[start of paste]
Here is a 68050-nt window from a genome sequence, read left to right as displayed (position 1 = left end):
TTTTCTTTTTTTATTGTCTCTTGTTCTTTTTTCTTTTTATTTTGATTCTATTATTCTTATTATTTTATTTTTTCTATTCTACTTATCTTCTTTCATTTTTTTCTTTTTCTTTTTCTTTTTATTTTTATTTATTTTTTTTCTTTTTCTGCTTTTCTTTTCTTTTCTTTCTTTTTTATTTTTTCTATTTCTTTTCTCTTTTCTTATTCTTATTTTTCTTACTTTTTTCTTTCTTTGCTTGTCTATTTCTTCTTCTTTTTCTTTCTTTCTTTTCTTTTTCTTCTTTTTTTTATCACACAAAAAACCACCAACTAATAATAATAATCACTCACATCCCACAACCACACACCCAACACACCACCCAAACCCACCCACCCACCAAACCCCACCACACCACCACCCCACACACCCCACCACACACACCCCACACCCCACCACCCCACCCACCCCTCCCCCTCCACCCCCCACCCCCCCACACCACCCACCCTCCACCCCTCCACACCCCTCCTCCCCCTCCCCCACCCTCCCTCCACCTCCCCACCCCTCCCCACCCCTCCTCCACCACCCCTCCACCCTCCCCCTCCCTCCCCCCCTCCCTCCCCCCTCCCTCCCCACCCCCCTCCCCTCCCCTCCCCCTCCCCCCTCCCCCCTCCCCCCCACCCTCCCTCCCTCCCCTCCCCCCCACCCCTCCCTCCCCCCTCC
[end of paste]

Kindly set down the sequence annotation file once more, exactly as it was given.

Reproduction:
Here is a 68050-nt window from a genome sequence, read left to right as displayed (position 1 = left end):
TTTTCTTTTTTTATTGTCTCTTGTTCTTTTTTCTTTTTATTTTGATTCTATTATTCTTATTATTTTATTTTTTCTATTCTACTTATCTTCTTTCATTTTTTTCTTTTTCTTTTTCTTTTTATTTTTATTTATTTTTTTTCTTTTTCTGCTTTTCTTTTCTTTTCTTTCTTTTTTATTTTTTCTATTTCTTTTCTCTTTTCTTATTCTTATTTTTCTTACTTTTTTCTTTCTTTGCTTGTCTATTTCTTCTTCTTTTTCTTTCTTTCTTTTCTTTTTCTTCTTTTTTTTATCACACAAAAAACCACCAACTAATAATAATAATCACTCACATCCCACAACCACACACCCAACACACCACCCAAACCCACCCACCCACCAAACCCCACCACACCACCACCCCACACACCCCACCACACACACCCCACACCCCACCACCCCACCCACCCCTCCCCCTCCACCCCCCACCCCCCCACACCACCCACCCTCCACCCCTCCACACCCCTCCTCCCCCTCCCCCACCCTCCCTCCACCTCCCCACCCCTCCCCACCCCTCCTCCACCACCCCTCCACCCTCCCCCTCCCTCCCCCCCTCCCTCCCCCCTCCCTCCCCACCCCCCTCCCCTCCCCTCCCCCTCCCCCCTCCCCCCTCCCCCCCACCCTCCCTCCCTCCCCTCCCCCCCACCCCTCCCTCCCCCCTCC